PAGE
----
Transitioning to Broadband
April 18, 2014
The Federal Communications Commission (FCC) recently issued an Internet Protocol Technology Transitions Order, inviting trial experiments on the transition from a telephone-based network to an Internet-based one. The FCC -- and other government agencies -- have lagged behind the American public in their acceptance of broadband technologies. While Americans have switched to smartphones and other services in place of traditional telephone services, the FCC continues to cling to the old telephone network, says Richard Bennett, a visiting fellow at the American Enterprise Institute.
The FCC's latest invitation for broadband trials contains 17 "status quo-preserving" requirements for any proposed experiments.
- The FCC lists four "enduring values" that must be met, including public safety, universal access, competition and consumer protection.
- As for safety, the FCC's conditions range from retaining 911 capabilities to network security requirements. As security is one of the most serious problems for IP networks, the FCC's requirement of "reasonable measures" to protect against security threats may need greater attention.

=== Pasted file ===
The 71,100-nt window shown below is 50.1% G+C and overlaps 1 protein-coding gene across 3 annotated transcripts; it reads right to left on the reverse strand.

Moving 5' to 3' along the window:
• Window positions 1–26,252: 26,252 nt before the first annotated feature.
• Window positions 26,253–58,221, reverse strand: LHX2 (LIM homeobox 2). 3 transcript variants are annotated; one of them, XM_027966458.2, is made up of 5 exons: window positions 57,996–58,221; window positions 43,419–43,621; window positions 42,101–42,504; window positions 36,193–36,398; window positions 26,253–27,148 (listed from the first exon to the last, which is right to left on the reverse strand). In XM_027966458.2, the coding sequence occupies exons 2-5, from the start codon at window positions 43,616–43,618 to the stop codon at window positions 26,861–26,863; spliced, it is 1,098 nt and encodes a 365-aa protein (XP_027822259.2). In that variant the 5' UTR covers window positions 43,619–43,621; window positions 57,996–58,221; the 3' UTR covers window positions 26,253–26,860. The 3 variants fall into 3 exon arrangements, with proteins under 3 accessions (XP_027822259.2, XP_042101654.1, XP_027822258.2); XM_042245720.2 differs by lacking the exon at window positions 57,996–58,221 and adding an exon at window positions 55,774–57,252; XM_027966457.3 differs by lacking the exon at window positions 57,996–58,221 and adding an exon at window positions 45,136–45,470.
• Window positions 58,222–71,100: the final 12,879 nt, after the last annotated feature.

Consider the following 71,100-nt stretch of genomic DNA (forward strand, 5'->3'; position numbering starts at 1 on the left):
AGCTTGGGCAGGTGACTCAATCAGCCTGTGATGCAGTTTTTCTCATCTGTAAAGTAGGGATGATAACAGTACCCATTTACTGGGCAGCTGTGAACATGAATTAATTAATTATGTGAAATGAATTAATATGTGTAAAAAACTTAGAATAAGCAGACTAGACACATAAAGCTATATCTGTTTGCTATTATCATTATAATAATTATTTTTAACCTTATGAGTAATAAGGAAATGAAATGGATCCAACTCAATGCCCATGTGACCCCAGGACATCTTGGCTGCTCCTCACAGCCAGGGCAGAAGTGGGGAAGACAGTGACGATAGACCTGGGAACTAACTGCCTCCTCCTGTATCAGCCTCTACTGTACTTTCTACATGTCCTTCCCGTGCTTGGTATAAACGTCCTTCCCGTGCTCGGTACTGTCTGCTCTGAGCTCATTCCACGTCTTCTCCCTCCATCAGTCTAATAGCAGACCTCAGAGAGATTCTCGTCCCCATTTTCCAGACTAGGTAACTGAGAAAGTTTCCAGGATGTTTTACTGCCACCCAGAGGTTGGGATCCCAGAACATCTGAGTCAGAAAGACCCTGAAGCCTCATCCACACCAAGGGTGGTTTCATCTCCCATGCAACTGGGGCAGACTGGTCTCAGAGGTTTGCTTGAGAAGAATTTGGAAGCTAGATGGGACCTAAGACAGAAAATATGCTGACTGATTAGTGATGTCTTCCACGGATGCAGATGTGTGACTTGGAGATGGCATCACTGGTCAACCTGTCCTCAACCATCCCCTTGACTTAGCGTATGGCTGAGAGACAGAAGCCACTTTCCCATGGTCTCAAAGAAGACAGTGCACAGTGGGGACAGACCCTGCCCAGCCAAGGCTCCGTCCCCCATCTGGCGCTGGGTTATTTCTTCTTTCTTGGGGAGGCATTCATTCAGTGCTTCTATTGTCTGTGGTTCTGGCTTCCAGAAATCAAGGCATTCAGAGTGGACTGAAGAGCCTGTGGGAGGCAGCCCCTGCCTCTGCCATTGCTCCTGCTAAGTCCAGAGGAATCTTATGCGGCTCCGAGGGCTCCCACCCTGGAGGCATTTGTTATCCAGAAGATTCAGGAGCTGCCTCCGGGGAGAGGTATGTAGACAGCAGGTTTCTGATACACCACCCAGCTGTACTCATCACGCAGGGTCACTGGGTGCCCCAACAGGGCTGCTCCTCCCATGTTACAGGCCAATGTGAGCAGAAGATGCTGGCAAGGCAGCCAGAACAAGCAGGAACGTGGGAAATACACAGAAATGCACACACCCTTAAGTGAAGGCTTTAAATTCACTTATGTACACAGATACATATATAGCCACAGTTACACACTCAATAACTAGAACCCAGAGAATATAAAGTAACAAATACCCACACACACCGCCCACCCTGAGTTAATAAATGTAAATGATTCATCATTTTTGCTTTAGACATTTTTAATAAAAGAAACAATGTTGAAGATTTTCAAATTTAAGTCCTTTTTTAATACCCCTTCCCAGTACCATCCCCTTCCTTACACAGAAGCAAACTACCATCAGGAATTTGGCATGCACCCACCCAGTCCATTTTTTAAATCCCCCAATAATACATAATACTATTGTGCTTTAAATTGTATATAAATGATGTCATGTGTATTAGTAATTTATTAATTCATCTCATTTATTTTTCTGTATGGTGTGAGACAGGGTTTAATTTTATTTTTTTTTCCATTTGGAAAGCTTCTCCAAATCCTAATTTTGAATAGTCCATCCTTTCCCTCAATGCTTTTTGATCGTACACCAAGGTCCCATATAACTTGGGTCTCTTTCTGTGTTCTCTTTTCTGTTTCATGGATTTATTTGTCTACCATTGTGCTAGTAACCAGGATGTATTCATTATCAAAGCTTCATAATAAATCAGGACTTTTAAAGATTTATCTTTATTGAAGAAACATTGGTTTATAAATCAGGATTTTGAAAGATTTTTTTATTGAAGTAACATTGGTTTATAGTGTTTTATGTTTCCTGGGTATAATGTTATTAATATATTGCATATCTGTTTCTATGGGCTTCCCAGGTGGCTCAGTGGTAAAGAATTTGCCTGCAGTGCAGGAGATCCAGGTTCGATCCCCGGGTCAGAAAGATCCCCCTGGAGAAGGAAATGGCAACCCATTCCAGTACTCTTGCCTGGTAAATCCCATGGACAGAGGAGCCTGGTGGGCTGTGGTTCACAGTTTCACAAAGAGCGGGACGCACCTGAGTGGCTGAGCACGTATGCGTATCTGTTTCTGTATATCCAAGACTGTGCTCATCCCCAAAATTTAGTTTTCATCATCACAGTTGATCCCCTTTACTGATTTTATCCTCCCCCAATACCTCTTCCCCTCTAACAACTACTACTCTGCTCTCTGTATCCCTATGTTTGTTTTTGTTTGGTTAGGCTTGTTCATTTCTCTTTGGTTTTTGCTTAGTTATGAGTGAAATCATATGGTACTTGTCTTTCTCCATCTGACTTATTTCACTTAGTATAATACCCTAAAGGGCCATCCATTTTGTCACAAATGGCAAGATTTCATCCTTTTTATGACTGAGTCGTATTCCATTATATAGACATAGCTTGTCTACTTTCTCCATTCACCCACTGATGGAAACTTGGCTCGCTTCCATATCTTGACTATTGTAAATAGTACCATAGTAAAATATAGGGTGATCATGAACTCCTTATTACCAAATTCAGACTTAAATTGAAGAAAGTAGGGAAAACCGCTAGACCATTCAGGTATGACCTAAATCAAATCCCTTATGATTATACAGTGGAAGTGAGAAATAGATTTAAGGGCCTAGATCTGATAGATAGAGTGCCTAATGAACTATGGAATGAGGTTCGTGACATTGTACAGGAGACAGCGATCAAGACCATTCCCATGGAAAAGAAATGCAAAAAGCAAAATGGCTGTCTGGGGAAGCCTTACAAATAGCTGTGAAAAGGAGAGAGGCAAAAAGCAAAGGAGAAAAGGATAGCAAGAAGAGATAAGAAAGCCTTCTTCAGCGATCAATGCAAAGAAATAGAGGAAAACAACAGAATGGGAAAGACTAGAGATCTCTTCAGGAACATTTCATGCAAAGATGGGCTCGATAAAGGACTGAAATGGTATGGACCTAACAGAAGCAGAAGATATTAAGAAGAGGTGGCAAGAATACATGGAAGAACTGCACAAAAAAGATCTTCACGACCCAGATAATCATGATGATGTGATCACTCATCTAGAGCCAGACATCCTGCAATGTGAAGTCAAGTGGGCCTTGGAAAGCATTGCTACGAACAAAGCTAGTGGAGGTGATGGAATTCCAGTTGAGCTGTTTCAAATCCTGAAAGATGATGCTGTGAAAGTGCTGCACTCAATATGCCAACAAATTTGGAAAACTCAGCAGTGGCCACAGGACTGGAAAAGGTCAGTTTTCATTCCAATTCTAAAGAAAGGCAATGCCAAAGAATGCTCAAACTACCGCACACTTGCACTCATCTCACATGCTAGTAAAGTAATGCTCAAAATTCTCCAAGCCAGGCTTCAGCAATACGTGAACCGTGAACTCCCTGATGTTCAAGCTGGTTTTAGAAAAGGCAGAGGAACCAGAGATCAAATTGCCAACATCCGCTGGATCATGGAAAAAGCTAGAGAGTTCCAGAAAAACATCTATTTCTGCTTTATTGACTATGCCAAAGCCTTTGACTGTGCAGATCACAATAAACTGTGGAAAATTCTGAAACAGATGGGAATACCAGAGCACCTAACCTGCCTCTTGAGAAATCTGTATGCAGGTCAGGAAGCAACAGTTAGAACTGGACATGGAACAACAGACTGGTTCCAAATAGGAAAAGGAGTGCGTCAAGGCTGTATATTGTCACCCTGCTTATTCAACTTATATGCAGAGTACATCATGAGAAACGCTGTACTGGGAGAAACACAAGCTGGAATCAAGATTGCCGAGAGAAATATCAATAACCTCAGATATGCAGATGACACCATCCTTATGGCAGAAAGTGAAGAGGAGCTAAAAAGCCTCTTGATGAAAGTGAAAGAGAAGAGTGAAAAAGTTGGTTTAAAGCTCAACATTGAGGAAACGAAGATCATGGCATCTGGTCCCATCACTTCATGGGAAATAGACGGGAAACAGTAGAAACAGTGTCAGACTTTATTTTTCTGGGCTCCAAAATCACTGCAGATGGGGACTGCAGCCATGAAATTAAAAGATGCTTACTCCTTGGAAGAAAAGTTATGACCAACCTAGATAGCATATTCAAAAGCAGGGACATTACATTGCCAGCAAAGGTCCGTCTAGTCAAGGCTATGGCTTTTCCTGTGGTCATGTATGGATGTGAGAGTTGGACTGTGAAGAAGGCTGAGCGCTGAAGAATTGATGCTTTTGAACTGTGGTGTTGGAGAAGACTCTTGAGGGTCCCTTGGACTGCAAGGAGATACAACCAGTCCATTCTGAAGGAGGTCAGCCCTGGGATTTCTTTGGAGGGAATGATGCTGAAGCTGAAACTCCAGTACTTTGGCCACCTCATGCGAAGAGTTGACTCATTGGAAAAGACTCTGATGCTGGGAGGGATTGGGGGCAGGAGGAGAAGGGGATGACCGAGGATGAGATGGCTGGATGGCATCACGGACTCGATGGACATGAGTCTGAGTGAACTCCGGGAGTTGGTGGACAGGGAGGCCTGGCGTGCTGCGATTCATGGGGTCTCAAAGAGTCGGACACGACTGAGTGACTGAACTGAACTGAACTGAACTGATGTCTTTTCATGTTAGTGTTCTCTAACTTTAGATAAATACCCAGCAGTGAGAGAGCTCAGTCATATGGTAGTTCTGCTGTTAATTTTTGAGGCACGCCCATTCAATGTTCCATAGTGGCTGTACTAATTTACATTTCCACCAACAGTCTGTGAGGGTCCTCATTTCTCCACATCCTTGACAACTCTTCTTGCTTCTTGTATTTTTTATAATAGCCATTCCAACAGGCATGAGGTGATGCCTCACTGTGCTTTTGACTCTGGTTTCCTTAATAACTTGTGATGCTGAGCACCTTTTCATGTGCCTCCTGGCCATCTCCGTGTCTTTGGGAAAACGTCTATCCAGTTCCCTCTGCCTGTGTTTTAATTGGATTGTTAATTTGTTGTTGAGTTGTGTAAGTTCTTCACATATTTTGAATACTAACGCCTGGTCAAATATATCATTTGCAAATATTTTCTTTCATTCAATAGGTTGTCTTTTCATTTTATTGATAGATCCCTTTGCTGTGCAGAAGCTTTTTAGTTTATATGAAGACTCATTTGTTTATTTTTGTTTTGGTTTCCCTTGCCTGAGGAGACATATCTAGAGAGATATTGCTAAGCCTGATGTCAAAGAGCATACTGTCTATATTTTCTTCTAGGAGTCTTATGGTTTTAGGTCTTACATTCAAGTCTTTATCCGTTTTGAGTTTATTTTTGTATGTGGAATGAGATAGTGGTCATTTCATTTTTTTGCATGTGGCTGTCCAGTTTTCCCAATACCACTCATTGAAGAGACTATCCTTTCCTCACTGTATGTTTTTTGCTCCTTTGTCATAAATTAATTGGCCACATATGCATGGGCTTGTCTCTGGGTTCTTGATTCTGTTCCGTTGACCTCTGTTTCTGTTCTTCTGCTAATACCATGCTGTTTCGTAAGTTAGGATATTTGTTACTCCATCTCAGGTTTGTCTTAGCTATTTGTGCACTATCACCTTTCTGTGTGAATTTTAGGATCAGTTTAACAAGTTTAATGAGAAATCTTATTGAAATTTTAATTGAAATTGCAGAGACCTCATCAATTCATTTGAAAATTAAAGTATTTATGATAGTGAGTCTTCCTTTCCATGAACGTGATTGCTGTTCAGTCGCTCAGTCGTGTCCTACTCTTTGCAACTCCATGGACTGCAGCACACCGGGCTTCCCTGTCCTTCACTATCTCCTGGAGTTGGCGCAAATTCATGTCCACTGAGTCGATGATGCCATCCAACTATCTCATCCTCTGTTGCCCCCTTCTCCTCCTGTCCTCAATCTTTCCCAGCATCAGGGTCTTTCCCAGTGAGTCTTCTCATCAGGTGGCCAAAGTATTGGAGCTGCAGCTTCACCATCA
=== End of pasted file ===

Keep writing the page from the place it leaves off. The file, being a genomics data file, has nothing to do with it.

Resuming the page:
- One of the agency's requirements relating to competition is that it demands that competitors be able to access a firm's network. This type of open access is inappropriate when there are no monopolies, and it suppresses investment.
- The FCC insists that networks maintain reasonable expectations of privacy, but it does not provide details here. The FCC needs to make its position as to what constitutes a reasonable expectation of privacy in today's digital age much clearer.
AT&T has filed a request to conduct transition experiments in two locations -- Carbon Hill, Alabama, and Delray Beach, Florida.
Bennett writes that the FCC's focus on preserving the status quo means that the agency has done little to actually look at the benefits of an Internet protocol transition. With competitive markets and a wide variety of communications capabilities, there is no need for guaranteed access requirements and other regulations currently in place.
Source: Richard Bennett, "Wake Up, FCC: The Internet Protocol Transition Is Now," American Enterprise Institute, April 3, 2014.
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